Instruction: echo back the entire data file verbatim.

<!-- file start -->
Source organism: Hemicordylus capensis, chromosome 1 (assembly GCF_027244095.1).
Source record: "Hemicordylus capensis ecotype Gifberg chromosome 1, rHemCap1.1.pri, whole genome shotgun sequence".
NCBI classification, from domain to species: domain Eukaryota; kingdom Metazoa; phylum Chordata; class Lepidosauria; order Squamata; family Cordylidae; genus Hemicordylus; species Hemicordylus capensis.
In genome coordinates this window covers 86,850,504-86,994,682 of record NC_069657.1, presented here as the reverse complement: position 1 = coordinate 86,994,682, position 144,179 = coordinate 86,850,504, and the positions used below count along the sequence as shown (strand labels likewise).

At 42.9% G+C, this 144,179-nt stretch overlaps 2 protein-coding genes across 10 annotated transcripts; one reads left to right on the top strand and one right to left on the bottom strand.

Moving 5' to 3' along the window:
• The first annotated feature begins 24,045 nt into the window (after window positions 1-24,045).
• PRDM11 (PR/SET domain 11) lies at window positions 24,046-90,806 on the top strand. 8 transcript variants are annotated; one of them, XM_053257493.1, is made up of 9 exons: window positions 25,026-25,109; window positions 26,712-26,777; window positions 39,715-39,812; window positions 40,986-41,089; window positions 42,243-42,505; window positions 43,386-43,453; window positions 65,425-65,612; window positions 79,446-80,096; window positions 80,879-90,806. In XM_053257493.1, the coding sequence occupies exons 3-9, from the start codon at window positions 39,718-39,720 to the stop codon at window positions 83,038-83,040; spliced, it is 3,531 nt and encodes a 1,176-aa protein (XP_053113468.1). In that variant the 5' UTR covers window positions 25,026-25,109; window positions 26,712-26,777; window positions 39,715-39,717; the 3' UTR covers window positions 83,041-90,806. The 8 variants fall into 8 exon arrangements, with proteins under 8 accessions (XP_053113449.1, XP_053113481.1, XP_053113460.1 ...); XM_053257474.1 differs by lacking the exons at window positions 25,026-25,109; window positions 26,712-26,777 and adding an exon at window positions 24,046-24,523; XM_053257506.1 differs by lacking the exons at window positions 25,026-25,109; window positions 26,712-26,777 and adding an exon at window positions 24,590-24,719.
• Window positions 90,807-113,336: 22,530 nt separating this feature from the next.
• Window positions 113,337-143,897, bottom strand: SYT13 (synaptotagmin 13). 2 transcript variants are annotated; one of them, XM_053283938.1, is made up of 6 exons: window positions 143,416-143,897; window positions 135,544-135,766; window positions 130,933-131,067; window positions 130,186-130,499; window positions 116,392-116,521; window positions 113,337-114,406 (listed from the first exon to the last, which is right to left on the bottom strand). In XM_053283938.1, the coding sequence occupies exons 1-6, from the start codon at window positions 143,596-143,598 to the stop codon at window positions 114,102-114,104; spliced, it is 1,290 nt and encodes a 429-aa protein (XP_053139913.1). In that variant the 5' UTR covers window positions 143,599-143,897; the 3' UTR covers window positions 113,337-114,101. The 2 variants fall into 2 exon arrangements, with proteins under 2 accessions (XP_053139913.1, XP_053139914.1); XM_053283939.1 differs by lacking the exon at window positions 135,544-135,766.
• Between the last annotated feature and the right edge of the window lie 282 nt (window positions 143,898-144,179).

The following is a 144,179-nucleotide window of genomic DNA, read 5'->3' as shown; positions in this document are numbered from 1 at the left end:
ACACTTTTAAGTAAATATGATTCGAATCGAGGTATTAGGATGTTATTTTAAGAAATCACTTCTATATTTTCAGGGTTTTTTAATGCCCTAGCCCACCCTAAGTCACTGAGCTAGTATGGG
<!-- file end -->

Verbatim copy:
Source organism: Hemicordylus capensis, chromosome 1 (assembly GCF_027244095.1).
Source record: "Hemicordylus capensis ecotype Gifberg chromosome 1, rHemCap1.1.pri, whole genome shotgun sequence".
NCBI classification, from domain to species: domain Eukaryota; kingdom Metazoa; phylum Chordata; class Lepidosauria; order Squamata; family Cordylidae; genus Hemicordylus; species Hemicordylus capensis.
In genome coordinates this window covers 86,850,504-86,994,682 of record NC_069657.1, presented here as the reverse complement: position 1 = coordinate 86,994,682, position 144,179 = coordinate 86,850,504, and the positions used below count along the sequence as shown (strand labels likewise).

At 42.9% G+C, this 144,179-nt stretch overlaps 2 protein-coding genes across 10 annotated transcripts; one reads left to right on the top strand and one right to left on the bottom strand.

Moving 5' to 3' along the window:
• The first annotated feature begins 24,045 nt into the window (after window positions 1-24,045).
• PRDM11 (PR/SET domain 11) lies at window positions 24,046-90,806 on the top strand. 8 transcript variants are annotated; one of them, XM_053257493.1, is made up of 9 exons: window positions 25,026-25,109; window positions 26,712-26,777; window positions 39,715-39,812; window positions 40,986-41,089; window positions 42,243-42,505; window positions 43,386-43,453; window positions 65,425-65,612; window positions 79,446-80,096; window positions 80,879-90,806. In XM_053257493.1, the coding sequence occupies exons 3-9, from the start codon at window positions 39,718-39,720 to the stop codon at window positions 83,038-83,040; spliced, it is 3,531 nt and encodes a 1,176-aa protein (XP_053113468.1). In that variant the 5' UTR covers window positions 25,026-25,109; window positions 26,712-26,777; window positions 39,715-39,717; the 3' UTR covers window positions 83,041-90,806. The 8 variants fall into 8 exon arrangements, with proteins under 8 accessions (XP_053113449.1, XP_053113481.1, XP_053113460.1 ...); XM_053257474.1 differs by lacking the exons at window positions 25,026-25,109; window positions 26,712-26,777 and adding an exon at window positions 24,046-24,523; XM_053257506.1 differs by lacking the exons at window positions 25,026-25,109; window positions 26,712-26,777 and adding an exon at window positions 24,590-24,719.
• Window positions 90,807-113,336: 22,530 nt separating this feature from the next.
• Window positions 113,337-143,897, bottom strand: SYT13 (synaptotagmin 13). 2 transcript variants are annotated; one of them, XM_053283938.1, is made up of 6 exons: window positions 143,416-143,897; window positions 135,544-135,766; window positions 130,933-131,067; window positions 130,186-130,499; window positions 116,392-116,521; window positions 113,337-114,406 (listed from the first exon to the last, which is right to left on the bottom strand). In XM_053283938.1, the coding sequence occupies exons 1-6, from the start codon at window positions 143,596-143,598 to the stop codon at window positions 114,102-114,104; spliced, it is 1,290 nt and encodes a 429-aa protein (XP_053139913.1). In that variant the 5' UTR covers window positions 143,599-143,897; the 3' UTR covers window positions 113,337-114,101. The 2 variants fall into 2 exon arrangements, with proteins under 2 accessions (XP_053139913.1, XP_053139914.1); XM_053283939.1 differs by lacking the exon at window positions 135,544-135,766.
• Between the last annotated feature and the right edge of the window lie 282 nt (window positions 143,898-144,179).

The following is a 144,179-nucleotide window of genomic DNA, read 5'->3' as shown; positions in this document are numbered from 1 at the left end:
ACACTTTTAAGTAAATATGATTCGAATCGAGGTATTAGGATGTTATTTTAAGAAATCACTTCTATATTTTCAGGGTTTTTTAATGCCCTAGCCCACCCTAAGTCACTGAGCTAGTATGGG